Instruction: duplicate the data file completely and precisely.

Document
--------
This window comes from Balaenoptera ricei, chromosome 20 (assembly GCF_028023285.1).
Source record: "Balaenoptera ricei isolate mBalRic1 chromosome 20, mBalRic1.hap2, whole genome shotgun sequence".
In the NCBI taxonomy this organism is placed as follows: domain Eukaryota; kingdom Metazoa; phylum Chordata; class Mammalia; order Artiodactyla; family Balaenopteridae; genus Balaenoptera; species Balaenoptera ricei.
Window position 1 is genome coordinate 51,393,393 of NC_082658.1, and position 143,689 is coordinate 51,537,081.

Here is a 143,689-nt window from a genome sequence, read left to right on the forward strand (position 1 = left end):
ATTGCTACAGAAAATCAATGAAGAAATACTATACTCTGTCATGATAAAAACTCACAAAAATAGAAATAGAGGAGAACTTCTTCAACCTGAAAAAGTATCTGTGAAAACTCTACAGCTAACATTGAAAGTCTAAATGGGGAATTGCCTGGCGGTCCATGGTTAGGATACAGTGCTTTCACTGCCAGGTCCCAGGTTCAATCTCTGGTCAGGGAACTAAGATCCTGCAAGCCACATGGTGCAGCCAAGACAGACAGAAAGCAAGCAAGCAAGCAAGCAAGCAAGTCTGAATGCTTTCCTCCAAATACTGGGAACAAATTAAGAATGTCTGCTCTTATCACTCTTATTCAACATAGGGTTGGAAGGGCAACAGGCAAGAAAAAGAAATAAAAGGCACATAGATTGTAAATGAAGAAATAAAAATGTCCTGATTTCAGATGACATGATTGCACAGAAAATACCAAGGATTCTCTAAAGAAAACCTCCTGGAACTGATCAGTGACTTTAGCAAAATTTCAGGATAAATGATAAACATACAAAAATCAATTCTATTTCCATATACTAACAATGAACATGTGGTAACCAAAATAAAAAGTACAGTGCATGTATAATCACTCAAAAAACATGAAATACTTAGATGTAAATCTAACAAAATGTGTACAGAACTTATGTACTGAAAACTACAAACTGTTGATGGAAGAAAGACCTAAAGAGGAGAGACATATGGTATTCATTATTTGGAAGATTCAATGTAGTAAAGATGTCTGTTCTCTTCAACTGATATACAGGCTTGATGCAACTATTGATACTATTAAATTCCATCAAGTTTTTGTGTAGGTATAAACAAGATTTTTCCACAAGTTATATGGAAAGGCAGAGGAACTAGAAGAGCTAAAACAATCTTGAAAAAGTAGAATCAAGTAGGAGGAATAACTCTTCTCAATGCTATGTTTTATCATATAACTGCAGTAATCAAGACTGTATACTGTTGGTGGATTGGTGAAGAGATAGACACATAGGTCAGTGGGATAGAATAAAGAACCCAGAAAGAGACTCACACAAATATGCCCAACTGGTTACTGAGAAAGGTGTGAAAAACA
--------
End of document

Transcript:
This window comes from Balaenoptera ricei, chromosome 20 (assembly GCF_028023285.1).
Source record: "Balaenoptera ricei isolate mBalRic1 chromosome 20, mBalRic1.hap2, whole genome shotgun sequence".
In the NCBI taxonomy this organism is placed as follows: domain Eukaryota; kingdom Metazoa; phylum Chordata; class Mammalia; order Artiodactyla; family Balaenopteridae; genus Balaenoptera; species Balaenoptera ricei.
Window position 1 is genome coordinate 51,393,393 of NC_082658.1, and position 143,689 is coordinate 51,537,081.

Here is a 143,689-nt window from a genome sequence, read left to right on the forward strand (position 1 = left end):
ATTGCTACAGAAAATCAATGAAGAAATACTATACTCTGTCATGATAAAAACTCACAAAAATAGAAATAGAGGAGAACTTCTTCAACCTGAAAAAGTATCTGTGAAAACTCTACAGCTAACATTGAAAGTCTAAATGGGGAATTGCCTGGCGGTCCATGGTTAGGATACAGTGCTTTCACTGCCAGGTCCCAGGTTCAATCTCTGGTCAGGGAACTAAGATCCTGCAAGCCACATGGTGCAGCCAAGACAGACAGAAAGCAAGCAAGCAAGCAAGCAAGCAAGTCTGAATGCTTTCCTCCAAATACTGGGAACAAATTAAGAATGTCTGCTCTTATCACTCTTATTCAACATAGGGTTGGAAGGGCAACAGGCAAGAAAAAGAAATAAAAGGCACATAGATTGTAAATGAAGAAATAAAAATGTCCTGATTTCAGATGACATGATTGCACAGAAAATACCAAGGATTCTCTAAAGAAAACCTCCTGGAACTGATCAGTGACTTTAGCAAAATTTCAGGATAAATGATAAACATACAAAAATCAATTCTATTTCCATATACTAACAATGAACATGTGGTAACCAAAATAAAAAGTACAGTGCATGTATAATCACTCAAAAAACATGAAATACTTAGATGTAAATCTAACAAAATGTGTACAGAACTTATGTACTGAAAACTACAAACTGTTGATGGAAGAAAGACCTAAAGAGGAGAGACATATGGTATTCATTATTTGGAAGATTCAATGTAGTAAAGATGTCTGTTCTCTTCAACTGATATACAGGCTTGATGCAACTATTGATACTATTAAATTCCATCAAGTTTTTGTGTAGGTATAAACAAGATTTTTCCACAAGTTATATGGAAAGGCAGAGGAACTAGAAGAGCTAAAACAATCTTGAAAAAGTAGAATCAAGTAGGAGGAATAACTCTTCTCAATGCTATGTTTTATCATATAACTGCAGTAATCAAGACTGTATACTGTTGGTGGATTGGTGAAGAGATAGACACATAGGTCAGTGGGATAGAATAAAGAACCCAGAAAGAGACTCACACAAATATGCCCAACTGGTTACTGAGAAAGGTGTGAAAAACA